Stories like this English lawsuit are calculated to stoke maximum fear and hate. They are scrubbed of any perspective or facts or distinctions which might detract from the message. There is, for example, no perspective offered by any competent attorney or expert on the question of whether this suit has ANY realistic chance of success. Anyone can sue for anything, and activists of every stripe use frivolous lawsuits as a way to get a press conference and headline.

      Also ignored is the enormous matter of church-state separation versus entanglement that make the case completely incomparable to U.S. law. There, the church is a creature of the state and therefore, citizens might well have a legitimate claim to have the same rights to marry in a state church as in a city hall. U.S. law has enormous presumptions against such claims as well as a fair body of case law. But no matter! The gays, all gays, want nothing more than to destroy your religion, and it’s certain to happen in England and only a matter of time before it happens here. When will “we” step up and do something?

      • lspinelli

        Some gays want to. Some atheists want to. (Destroy religion, that is.)

        People listen to them. They don’t listen to the ones who want to live and let live. Being an a-hole makes good headlines.

        • kenofken

          It’s never presented here as “some” gays. The premise of all of these posts, which come on at least a weekly basis most of the time, is that the only aspiration of gays seeking any form of legal recognition is to destroy your religion and way of life.

          Advocacy of gay civil marriage has no legitimate ambition and exists only as an instrument of cultural, and perhaps literal genocide. That’s the tune played on the house organ constantly around here. It’s based on propaganda pieces massaged into “news”, but offered up to people who really want to believe its true, or at least have a lot invested in believing it.

          People DO listen to the gay voices who want to live and let live. In fact, it is the only sort of gay person 99.9% of us will ever experience in day to day life. There is no evidence at all that the general public supports the more extreme positions, such as efforts to force churches to marry anyone against their will.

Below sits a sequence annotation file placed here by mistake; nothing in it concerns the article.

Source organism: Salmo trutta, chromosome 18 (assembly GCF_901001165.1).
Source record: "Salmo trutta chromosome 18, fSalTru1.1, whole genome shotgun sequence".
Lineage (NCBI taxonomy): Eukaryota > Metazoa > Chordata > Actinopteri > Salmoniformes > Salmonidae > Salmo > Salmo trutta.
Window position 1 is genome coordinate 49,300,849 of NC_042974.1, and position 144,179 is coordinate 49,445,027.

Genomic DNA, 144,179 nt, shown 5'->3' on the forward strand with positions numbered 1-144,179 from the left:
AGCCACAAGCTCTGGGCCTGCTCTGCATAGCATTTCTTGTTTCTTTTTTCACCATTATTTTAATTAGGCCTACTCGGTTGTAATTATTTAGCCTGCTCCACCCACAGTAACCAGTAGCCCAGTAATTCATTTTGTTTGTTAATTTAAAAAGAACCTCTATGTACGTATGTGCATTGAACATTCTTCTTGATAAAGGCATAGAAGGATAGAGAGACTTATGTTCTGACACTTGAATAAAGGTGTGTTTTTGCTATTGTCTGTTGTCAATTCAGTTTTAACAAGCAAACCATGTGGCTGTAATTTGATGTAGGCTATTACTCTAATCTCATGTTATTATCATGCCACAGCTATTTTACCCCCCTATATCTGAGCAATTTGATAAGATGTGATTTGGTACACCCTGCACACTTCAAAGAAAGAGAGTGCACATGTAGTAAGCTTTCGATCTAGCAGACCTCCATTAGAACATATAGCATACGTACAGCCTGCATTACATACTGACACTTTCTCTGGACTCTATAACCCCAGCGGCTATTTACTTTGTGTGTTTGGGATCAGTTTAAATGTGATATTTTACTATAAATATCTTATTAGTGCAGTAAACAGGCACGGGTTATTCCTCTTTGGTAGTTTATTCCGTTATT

There is also no evidence that angry partisans, gay or atheist, have any real power to “destroy religion.” There is much evidence which suggests that angry and obsessive polemics against gays is a prime reason why so many young people are abandoning Christianity and/or organized religion in general. Culture war Catholocism/Christianity has done (IS doing) more damage to its witness through homophobia than Richard Dawkins or the screwiest gay partisan could do if they lived a thousand years and had the Gates-Buffet fortunes.

          • LFM

            Because the Church of England is essentially a branch of the state, it is not impossible that it could be compelled to perform marriages of same-sex partners.

            Such coercion does not depend on “everyone” wanting it in order to come about. All that is necessary is a few resentful gay couples threatening to sue or otherwise press the government to give in. After all, many gay people were (are?) indifferent to marriage and did not especially care to fight for it for those who wanted it, either.

            I do not think it could happen in the USA, or at least not via direct court action. But there, or in Canada, it is possible that churches that will not perform gay marriages might lose their tax-exempt status. When you have the IRS asking anti-abortion organizations about the content of their prayers… well, anything can happen.

            p.s. My resentment is not towards gay people, but towards the bastardized and illiberal “liberalism” being foisted upon all the Western democracies, much of which has little to do with gay people. I believe gay marriage is a bad idea; I’ve lost that particular battle, and I accept that. But I would like to be free to state that I think it’s a bad idea, and explain why, without being accused of bigotry and losing any job remotely connected with government or media as a result.

            • kenofken

              I admit I don’t know how the case will turn out under British law. I’ll be interested to see what shakes out of it. It is certainly possible the couple could stake and win a claim based on the church being a state function. They would certainly have a 14th Amendment claim here. If nothing else, it’s an excellent argument in my mind for keeping church and state separate. Many evangelicals and not a few Catholics here have sought to weaken that wall of separation with the idea that the state would always be subordinate to their religion. We see in the U.K. case that Caesar is rarely, if ever, the junior partner in a church-state partnership.

              The lawsuit in question may be silly from a legal standpoint or highly annoying to you, but I don’t think it qualifies as “coercion.” They’re exercising a basic right to access the courts and petition their own government through a legitimate channel. Maddening at times, but beats the hell out of the Cairo school of civic dispute resolution.

              Could tax exemptions become a pressure point? Maybe, but IMO, there should be no blanket automatic tax exemptions for churches to begin with. Our system of government has no business underwriting religion with tax money, and that’s exactly what those exemptions are.

              Every dime they don’t pay in income and sales and property taxes is picked up one way or another by the rest of us. The rationale is that churches do so much charity that they’re actually saving the government all kinds of money. It is very doubtful that the real market value of the charity they do truly offsets the value of the tax savings. It is certainly not documented because churches have no requirement to report or disclose anything under the law. As I noted earlier, it’s never a good idea to be beholden to Caesar for anything, whether it is an ancient but revokable privilege or a favor….